Colorado has the nation’s best economy, but it’s only the 10th-best state overall because of middling grades on crime and corrections, education, opportunity and fiscal stability, says a study released this week by U.S. News & World Report.
The state’s first-place economy ranking was influenced by growth, employment and business environment.
“It’s something that we, as a state, are excited about,” said Emily Williams, spokeswoman for the state’s Office of Economic Development and International Trade.
Colorado has been nationally recognized for its top-tier economy for years, including last year in U.S. News & World Report and for several years running in Forbes, said Dan Salvetti of the same state office’s division of global business development.
“Pretty much since the rebound from the Great Recession, we’ve been seeing over a 3 percent real GDP growth in the Colorado region, which is one of the best among the states,” Salvetti said. “Colorado has been kind of sustaining this growth for some time now, and they’re bringing in lots of talent from other places, especially the East Coast and sort of Silicon Valley areas, just because those places are so overcrowded and overpriced, and Colorado is still a growing community compared to those areas.”
A state’s overall ranking stems from weighted results in eight categories: Health care and education each get 16 percent of the score, followed by 14 percent for the economy, 13 percent for opportunity, 12 percent for infrastructure, 11 percent for crime and corrections, 10 percent for fiscal stability and 8 percent for quality of life.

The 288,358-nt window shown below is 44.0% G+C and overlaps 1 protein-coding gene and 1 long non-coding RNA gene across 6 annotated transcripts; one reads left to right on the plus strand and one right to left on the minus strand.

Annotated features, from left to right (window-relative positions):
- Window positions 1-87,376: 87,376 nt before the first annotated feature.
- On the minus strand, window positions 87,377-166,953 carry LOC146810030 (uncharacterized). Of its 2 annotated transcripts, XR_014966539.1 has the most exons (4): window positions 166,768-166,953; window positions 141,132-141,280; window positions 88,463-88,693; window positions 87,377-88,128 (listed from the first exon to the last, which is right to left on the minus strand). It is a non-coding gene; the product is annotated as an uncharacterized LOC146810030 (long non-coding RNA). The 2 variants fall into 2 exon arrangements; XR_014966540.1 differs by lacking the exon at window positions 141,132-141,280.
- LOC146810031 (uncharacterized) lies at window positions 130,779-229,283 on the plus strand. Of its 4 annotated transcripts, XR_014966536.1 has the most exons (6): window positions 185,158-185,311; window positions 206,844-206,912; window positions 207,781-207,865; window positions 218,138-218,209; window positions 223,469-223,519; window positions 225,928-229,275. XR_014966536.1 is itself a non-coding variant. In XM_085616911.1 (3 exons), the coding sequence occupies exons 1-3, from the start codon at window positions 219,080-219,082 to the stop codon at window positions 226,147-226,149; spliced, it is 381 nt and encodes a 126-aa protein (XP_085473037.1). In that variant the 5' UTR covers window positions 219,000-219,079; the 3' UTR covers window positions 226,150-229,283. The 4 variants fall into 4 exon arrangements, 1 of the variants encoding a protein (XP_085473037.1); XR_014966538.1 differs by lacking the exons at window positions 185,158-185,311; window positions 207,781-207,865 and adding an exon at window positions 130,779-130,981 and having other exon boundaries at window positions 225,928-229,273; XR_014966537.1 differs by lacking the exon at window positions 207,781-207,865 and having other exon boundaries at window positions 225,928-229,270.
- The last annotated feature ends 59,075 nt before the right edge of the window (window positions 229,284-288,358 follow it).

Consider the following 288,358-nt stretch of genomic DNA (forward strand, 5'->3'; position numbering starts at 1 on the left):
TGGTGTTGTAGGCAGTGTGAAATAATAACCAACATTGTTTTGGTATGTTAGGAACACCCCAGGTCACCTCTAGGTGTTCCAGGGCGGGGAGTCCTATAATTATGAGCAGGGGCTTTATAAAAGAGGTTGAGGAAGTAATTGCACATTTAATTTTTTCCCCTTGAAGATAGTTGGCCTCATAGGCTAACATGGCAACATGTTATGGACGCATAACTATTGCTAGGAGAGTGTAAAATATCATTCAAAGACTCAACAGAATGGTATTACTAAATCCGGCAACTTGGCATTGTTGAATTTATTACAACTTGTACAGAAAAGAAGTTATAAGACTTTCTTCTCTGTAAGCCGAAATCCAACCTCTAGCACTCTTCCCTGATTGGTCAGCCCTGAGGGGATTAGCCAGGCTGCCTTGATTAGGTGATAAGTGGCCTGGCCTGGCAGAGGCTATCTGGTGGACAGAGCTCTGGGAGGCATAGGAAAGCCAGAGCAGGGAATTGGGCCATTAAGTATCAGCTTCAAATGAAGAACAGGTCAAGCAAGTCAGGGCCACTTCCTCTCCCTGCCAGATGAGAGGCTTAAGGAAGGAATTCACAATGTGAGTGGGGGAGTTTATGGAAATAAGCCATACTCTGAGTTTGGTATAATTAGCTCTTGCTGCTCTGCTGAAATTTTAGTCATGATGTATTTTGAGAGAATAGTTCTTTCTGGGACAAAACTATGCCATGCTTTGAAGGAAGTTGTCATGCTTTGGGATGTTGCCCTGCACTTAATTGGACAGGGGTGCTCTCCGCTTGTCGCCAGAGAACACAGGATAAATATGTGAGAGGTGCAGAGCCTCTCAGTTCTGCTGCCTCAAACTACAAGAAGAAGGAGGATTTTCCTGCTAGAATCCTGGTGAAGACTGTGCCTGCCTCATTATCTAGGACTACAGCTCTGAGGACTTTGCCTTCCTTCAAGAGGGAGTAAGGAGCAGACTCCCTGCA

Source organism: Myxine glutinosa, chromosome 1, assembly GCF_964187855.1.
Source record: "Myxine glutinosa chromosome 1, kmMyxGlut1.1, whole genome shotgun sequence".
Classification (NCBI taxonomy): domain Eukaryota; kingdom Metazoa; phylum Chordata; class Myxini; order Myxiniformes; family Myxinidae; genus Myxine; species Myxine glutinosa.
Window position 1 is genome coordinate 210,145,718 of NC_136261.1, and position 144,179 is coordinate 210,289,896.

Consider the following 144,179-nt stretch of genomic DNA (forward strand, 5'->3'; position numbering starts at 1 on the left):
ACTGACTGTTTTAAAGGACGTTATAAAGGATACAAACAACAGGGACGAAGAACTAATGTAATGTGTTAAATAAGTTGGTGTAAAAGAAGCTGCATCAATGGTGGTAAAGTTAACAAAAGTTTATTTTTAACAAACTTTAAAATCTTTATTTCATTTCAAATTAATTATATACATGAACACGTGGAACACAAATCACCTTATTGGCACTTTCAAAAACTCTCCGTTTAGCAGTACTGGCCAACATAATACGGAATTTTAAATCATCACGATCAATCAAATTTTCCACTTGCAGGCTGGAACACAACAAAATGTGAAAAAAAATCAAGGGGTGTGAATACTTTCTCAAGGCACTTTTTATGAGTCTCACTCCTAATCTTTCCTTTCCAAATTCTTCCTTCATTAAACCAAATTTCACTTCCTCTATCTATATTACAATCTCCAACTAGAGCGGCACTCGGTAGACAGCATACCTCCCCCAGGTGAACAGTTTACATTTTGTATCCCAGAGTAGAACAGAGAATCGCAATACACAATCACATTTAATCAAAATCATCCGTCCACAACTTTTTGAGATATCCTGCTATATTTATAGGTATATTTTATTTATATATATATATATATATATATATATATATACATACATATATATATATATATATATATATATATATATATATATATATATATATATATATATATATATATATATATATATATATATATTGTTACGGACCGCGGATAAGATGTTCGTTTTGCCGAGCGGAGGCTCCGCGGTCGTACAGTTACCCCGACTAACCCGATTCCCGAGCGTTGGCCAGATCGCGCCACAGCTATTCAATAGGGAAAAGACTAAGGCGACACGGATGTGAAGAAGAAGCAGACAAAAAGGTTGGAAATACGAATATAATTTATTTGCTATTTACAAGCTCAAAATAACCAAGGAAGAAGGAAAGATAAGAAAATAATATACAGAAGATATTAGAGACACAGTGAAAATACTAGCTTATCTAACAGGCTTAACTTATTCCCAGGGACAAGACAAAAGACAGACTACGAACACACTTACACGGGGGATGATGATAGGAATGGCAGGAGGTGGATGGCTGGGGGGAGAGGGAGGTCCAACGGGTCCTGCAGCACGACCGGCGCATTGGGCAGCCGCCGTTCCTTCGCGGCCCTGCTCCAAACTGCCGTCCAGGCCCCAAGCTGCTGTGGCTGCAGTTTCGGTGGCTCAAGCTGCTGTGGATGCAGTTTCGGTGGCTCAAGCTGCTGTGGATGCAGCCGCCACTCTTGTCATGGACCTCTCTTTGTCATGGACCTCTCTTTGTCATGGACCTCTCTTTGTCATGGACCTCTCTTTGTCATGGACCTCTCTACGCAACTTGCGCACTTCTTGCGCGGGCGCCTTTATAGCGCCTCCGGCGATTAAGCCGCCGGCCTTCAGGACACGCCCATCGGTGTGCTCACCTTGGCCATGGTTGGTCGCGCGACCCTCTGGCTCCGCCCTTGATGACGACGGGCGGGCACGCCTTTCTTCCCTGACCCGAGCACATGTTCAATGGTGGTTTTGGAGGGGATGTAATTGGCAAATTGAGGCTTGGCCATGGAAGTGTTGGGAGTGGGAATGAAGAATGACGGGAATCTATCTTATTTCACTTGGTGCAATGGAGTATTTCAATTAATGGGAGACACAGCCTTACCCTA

Iowa, known for its farmland and plains, took first place overall, boasting a No. 1 ranking in infrastructure.
“Iowa truly is a place where if you work hard, dream big, anything is possible,” Iowa Gov. Kim Reynolds said Tuesday.
Colorado’s results were:
Economy: No. 1Health care: No. 9Quality of life: No. 10Infrastructure: No. 14Education: No. 20Opportunity: No. 28Crime and corrections: No. 29Fiscal stability: No. 31“While its geographic diversity and natural resources have been an economic boon as well as a draw for tourism, the state’s government has made efforts to diversify the economy over the past decades,” a U.S. News description says in part. “Whether tourists come to the state as skiers flocking to Aspen and Vail, outdoor enthusiasts traveling through the Rocky Mountains or the Great Plains or fans of the rapidly developing pot tourism industry, the state’s investments have paid off.”
For more information, visit usnews.com/news/best-states/rankings.